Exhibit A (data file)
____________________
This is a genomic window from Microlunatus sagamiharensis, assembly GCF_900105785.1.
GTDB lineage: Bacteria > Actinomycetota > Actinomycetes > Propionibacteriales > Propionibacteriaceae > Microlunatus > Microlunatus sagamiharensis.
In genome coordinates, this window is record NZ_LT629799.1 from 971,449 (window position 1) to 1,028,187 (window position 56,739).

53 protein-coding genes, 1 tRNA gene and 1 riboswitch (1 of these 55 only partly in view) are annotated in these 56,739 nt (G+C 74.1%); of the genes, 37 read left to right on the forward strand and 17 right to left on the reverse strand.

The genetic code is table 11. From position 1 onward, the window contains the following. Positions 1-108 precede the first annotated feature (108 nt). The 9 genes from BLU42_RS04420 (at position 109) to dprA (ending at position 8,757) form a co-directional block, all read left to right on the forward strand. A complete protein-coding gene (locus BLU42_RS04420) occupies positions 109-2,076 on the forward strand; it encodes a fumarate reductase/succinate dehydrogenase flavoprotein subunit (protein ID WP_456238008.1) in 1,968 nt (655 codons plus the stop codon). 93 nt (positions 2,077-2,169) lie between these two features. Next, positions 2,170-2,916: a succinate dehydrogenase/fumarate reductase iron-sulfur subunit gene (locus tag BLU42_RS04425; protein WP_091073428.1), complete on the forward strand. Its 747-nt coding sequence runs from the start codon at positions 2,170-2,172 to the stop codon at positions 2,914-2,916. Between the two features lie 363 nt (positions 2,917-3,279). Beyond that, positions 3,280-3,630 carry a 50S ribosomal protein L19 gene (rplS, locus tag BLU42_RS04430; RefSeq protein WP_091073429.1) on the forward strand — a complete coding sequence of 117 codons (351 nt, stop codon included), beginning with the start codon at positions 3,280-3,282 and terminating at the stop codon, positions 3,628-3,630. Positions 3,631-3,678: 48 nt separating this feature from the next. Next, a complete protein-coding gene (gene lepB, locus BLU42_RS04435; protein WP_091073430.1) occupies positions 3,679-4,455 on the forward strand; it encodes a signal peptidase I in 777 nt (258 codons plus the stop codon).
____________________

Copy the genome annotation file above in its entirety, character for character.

This is a genomic window from Microlunatus sagamiharensis, assembly GCF_900105785.1.
GTDB lineage: Bacteria > Actinomycetota > Actinomycetes > Propionibacteriales > Propionibacteriaceae > Microlunatus > Microlunatus sagamiharensis.
In genome coordinates, this window is record NZ_LT629799.1 from 971,449 (window position 1) to 1,028,187 (window position 56,739).

53 protein-coding genes, 1 tRNA gene and 1 riboswitch (1 of these 55 only partly in view) are annotated in these 56,739 nt (G+C 74.1%); of the genes, 37 read left to right on the forward strand and 17 right to left on the reverse strand.

The genetic code is table 11. From position 1 onward, the window contains the following. Positions 1-108 precede the first annotated feature (108 nt). The 9 genes from BLU42_RS04420 (at position 109) to dprA (ending at position 8,757) form a co-directional block, all read left to right on the forward strand. A complete protein-coding gene (locus BLU42_RS04420) occupies positions 109-2,076 on the forward strand; it encodes a fumarate reductase/succinate dehydrogenase flavoprotein subunit (protein ID WP_456238008.1) in 1,968 nt (655 codons plus the stop codon). 93 nt (positions 2,077-2,169) lie between these two features. Next, positions 2,170-2,916: a succinate dehydrogenase/fumarate reductase iron-sulfur subunit gene (locus tag BLU42_RS04425; protein WP_091073428.1), complete on the forward strand. Its 747-nt coding sequence runs from the start codon at positions 2,170-2,172 to the stop codon at positions 2,914-2,916. Between the two features lie 363 nt (positions 2,917-3,279). Beyond that, positions 3,280-3,630 carry a 50S ribosomal protein L19 gene (rplS, locus tag BLU42_RS04430; RefSeq protein WP_091073429.1) on the forward strand — a complete coding sequence of 117 codons (351 nt, stop codon included), beginning with the start codon at positions 3,280-3,282 and terminating at the stop codon, positions 3,628-3,630. Positions 3,631-3,678: 48 nt separating this feature from the next. Next, a complete protein-coding gene (gene lepB, locus BLU42_RS04435; protein WP_091073430.1) occupies positions 3,679-4,455 on the forward strand; it encodes a signal peptidase I in 777 nt (258 codons plus the stop codon).